- The Washington Times - Monday, October 4, 2004

An entree featuring raspberries, sweet potatoes and flaxseed hardly sounds like a supermeal.

Then again, when you add up the number of nutrients and antioxidants and the amount of fiber on that plate, the results would soar above and beyond those for most dinners.

Nutritional experts wouldn’t win many converts by recommending such an unconventional platter, but they agree that adding a number of superhealthy foods such as sweet potatoes to a diet is good for one’s health.

Katherine Tallmadge, a District-based national spokeswoman for the American Dietetic Association, says the reasons food items are qualified as healthy change over time.

“The antioxidant capacity of the fruits and vegetables may trump the amount of a certain vitamin or mineral [in food today],” Ms. Tallmadge says. “An orange may be high in vitamin C, but grapes have a higher antioxidant capacity.”

Antioxidants help stave off cancer, making their presence more important in many eyes than vitamins that can be gleaned from a number of sources or supplements.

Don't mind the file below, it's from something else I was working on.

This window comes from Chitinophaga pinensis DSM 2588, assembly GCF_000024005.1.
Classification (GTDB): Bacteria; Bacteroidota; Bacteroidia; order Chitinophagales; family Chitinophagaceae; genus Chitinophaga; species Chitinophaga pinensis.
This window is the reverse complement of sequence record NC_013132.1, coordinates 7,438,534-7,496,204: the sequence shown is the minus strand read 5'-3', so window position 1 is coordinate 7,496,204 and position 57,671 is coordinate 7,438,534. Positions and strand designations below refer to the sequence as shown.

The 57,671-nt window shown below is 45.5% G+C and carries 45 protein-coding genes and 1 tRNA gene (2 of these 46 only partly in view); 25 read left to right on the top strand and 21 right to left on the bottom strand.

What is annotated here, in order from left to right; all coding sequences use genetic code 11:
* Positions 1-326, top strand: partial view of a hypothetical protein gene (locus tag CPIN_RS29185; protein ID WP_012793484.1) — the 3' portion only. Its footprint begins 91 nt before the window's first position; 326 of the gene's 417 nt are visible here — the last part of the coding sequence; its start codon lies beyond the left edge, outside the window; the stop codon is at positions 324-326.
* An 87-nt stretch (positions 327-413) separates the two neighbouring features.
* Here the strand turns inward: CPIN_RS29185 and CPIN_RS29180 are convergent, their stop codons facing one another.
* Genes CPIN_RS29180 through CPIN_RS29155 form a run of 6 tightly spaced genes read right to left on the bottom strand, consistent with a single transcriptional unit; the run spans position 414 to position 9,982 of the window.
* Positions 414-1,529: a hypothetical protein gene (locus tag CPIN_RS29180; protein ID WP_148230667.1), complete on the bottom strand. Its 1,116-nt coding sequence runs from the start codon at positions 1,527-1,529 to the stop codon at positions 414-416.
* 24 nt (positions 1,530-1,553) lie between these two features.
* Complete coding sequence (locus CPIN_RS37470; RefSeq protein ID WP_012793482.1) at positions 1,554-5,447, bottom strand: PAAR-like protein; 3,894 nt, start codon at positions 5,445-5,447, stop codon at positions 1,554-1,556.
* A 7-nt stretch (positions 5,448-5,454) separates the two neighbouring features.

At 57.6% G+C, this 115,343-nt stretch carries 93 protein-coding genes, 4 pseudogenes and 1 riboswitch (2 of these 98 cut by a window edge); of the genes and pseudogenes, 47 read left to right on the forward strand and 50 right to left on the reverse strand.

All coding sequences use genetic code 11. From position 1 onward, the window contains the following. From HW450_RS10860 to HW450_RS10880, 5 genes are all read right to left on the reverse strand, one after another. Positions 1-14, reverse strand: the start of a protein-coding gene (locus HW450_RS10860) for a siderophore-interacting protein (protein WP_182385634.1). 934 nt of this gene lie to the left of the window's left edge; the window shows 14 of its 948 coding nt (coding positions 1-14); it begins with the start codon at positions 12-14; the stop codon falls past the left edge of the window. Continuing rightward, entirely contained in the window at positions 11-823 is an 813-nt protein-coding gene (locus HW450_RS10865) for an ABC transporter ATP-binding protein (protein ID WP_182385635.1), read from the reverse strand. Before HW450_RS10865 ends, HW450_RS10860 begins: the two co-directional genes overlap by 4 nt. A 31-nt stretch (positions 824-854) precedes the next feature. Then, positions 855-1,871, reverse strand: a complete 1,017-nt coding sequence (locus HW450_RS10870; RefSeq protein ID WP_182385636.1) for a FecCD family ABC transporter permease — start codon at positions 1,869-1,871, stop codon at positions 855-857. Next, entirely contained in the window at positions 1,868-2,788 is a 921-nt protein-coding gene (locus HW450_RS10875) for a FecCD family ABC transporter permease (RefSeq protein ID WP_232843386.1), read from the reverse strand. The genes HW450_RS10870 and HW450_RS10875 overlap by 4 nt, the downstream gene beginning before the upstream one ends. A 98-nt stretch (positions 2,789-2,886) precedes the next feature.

“Antioxidant capacity is a whole new field of study,” Ms. Tallmadge says.

When it comes to antioxidants, think colors — deep, lush colors — and don’t spit out those Concord grape pits.

Those cancer-fighting qualities sometimes settle in less than appetizing places.

“Half the antioxidant capacity is in the seed of the grape,” she says, referring to Concord grapes.

Ms. Tallmadge ticks off blueberries, blackberries, cranberries and Concord grapes, all of which are known for their deep pigments, as hearty antioxidant sources.

Rebecca Mohning, a registered dietitian with the Women’s Heart Program at George Washington University Hospital in Northwest, says consumers should read the labels to make sure the food in their supermarket cart is as healthy as they hope.

Whole-wheat breads, which provide a solid source of fiber, shouldn’t contain much sugar or trans fats, the worst of all fats. A quick scan of the ingredients list — the first few items listed are in the greatest quantity in the food — and the nutritional box should allay the consumer’s suspicions, Mrs. Mohning says.